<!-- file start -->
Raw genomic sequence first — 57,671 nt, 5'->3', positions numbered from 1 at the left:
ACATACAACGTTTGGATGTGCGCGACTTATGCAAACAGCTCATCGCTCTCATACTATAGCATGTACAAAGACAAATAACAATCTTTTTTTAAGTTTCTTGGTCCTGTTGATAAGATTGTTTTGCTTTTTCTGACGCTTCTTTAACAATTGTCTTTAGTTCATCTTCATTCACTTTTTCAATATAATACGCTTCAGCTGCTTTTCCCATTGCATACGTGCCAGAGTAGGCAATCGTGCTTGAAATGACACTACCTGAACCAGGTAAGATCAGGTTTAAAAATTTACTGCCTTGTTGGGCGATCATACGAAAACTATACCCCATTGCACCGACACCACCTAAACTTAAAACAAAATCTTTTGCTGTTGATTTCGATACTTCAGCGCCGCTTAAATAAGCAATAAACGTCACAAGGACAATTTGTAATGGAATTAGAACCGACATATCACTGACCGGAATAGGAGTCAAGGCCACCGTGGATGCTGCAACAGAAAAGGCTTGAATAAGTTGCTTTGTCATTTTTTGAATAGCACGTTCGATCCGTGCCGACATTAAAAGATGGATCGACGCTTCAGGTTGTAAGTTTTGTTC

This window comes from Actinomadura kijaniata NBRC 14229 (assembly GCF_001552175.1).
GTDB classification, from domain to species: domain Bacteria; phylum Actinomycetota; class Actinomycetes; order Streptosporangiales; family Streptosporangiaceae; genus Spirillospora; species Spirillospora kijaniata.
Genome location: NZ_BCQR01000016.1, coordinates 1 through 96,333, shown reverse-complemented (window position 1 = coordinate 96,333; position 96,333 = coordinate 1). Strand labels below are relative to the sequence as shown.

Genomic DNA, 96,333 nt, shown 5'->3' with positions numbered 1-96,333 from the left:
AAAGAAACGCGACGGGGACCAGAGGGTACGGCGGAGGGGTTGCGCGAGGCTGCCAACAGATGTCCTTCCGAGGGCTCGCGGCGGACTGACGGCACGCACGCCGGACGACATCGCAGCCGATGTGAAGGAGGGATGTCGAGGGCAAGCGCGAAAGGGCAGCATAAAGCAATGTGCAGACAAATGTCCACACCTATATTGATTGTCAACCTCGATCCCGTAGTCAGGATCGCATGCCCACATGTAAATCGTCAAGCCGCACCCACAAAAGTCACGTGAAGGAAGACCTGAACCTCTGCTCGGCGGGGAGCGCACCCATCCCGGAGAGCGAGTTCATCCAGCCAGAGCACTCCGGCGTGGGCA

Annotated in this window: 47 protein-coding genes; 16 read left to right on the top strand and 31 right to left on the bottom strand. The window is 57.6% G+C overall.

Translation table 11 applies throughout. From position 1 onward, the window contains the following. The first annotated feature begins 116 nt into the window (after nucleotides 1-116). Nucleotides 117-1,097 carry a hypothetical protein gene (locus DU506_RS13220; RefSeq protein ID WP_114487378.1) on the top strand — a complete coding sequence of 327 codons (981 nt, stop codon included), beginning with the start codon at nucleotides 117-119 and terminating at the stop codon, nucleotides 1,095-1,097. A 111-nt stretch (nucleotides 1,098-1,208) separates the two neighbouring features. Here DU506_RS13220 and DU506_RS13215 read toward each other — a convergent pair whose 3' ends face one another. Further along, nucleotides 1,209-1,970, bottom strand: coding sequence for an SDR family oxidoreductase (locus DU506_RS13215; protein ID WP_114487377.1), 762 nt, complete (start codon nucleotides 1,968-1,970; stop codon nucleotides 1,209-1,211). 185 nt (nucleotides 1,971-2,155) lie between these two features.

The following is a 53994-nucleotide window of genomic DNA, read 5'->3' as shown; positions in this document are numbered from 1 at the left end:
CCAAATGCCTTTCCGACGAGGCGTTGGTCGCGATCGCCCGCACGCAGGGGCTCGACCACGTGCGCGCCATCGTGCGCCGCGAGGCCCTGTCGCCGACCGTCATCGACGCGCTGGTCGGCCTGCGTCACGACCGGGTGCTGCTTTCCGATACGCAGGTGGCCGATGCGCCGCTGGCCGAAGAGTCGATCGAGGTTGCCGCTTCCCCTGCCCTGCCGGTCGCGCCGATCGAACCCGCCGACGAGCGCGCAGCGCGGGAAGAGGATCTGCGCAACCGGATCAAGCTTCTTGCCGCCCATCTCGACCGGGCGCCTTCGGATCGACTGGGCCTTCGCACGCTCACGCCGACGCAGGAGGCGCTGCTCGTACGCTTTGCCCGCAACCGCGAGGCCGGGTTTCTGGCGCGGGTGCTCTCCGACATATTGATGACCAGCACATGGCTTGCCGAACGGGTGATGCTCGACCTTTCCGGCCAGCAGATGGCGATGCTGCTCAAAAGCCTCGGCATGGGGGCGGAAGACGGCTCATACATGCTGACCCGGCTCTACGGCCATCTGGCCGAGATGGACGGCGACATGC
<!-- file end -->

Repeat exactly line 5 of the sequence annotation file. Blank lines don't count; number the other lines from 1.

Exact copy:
Genome location: NZ_BCQR01000016.1, coordinates 1 through 96,333, shown reverse-complemented (window position 1 = coordinate 96,333; position 96,333 = coordinate 1). Strand labels below are relative to the sequence as shown.